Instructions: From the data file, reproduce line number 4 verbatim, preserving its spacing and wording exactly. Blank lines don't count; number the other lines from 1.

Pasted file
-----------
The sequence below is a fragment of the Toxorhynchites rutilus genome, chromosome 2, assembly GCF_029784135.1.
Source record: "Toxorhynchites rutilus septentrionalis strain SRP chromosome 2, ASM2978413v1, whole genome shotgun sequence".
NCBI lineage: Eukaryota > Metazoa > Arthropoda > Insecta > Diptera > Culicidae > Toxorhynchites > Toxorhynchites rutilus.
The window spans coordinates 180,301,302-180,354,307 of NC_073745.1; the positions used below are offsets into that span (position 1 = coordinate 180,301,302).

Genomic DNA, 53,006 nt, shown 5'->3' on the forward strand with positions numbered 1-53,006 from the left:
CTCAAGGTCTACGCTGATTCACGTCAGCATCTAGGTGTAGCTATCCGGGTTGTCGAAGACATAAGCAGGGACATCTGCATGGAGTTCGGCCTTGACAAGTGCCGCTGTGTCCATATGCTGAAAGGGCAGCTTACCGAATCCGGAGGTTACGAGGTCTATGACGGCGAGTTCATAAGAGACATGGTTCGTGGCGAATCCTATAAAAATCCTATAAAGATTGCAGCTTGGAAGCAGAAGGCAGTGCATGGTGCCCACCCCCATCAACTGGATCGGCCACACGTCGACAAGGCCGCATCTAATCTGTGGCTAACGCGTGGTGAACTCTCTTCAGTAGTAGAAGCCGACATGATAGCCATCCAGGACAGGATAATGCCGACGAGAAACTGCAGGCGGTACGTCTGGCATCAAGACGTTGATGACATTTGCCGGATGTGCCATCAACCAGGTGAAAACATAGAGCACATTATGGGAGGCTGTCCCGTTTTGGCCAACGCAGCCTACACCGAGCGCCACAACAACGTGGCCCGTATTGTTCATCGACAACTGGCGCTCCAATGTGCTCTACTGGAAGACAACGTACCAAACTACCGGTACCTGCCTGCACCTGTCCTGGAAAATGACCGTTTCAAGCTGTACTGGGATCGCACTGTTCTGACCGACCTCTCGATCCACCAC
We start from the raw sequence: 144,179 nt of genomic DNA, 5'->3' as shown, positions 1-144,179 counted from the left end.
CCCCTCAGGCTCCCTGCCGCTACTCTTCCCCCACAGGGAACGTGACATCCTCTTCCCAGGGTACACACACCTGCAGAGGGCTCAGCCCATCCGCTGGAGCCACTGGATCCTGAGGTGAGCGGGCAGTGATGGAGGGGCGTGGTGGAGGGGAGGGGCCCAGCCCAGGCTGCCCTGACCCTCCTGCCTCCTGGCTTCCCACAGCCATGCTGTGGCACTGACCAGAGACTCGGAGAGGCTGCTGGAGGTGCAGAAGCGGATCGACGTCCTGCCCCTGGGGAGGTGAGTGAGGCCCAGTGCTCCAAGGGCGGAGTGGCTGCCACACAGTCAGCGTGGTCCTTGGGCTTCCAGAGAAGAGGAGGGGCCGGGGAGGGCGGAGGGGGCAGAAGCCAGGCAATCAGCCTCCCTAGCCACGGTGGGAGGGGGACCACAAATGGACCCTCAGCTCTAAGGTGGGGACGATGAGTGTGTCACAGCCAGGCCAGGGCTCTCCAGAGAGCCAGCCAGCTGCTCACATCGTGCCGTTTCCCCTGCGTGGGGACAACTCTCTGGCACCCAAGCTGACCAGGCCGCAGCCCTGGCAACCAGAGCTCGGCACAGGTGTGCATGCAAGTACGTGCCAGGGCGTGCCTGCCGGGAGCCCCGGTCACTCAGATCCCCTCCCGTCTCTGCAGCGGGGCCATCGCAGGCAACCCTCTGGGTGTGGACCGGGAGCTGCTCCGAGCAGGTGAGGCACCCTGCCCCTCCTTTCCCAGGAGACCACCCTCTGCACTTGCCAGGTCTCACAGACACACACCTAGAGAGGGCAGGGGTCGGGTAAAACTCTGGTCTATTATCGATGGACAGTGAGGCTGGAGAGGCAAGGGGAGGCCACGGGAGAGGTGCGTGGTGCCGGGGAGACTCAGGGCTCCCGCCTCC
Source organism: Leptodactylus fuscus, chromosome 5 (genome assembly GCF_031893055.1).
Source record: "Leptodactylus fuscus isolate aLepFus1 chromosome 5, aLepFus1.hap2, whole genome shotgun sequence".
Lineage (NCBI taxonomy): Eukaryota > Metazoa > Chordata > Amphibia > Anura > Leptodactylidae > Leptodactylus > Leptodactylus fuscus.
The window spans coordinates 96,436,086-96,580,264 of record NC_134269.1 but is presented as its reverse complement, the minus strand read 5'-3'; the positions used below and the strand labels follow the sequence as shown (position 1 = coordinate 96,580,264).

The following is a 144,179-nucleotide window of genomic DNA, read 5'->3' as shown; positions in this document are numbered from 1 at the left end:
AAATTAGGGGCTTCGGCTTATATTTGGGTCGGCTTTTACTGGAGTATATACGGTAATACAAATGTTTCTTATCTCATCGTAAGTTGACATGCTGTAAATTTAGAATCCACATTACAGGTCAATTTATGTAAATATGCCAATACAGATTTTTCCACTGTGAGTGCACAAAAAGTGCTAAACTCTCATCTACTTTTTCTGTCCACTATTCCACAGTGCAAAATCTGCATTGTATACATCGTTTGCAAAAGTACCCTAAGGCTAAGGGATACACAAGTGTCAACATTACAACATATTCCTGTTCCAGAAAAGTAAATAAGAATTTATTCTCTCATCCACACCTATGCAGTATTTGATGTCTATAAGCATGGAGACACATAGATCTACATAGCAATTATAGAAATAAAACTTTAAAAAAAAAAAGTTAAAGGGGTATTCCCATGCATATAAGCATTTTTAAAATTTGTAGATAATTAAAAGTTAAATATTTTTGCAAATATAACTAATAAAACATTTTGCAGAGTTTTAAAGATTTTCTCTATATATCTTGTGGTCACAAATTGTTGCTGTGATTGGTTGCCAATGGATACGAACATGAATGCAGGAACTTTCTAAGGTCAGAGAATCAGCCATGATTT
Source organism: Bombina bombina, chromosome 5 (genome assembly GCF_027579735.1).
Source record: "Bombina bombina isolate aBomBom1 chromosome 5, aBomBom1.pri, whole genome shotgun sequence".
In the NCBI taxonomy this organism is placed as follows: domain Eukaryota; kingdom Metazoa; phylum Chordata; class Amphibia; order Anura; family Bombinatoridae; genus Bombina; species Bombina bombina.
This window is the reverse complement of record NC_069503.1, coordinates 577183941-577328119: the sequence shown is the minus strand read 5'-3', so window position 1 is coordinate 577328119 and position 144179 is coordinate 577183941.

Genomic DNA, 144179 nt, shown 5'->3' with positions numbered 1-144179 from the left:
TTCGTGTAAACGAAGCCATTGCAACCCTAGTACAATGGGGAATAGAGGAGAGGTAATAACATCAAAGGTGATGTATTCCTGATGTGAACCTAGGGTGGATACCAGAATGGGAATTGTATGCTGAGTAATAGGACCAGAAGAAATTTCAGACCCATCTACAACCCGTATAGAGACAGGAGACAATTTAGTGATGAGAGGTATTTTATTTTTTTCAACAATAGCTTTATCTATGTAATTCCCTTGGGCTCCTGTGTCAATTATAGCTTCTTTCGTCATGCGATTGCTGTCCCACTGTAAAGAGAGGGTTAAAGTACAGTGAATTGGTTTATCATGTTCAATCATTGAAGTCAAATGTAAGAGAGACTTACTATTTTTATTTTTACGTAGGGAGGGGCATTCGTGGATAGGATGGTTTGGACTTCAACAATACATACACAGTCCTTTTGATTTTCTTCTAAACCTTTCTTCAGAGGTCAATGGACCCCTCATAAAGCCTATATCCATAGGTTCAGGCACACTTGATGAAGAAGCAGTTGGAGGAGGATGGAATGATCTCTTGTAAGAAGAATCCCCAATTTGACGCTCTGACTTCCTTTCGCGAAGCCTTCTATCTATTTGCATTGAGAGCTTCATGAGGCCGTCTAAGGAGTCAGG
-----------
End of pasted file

The window spans coordinates 180,301,302-180,354,307 of NC_073745.1; the positions used below are offsets into that span (position 1 = coordinate 180,301,302).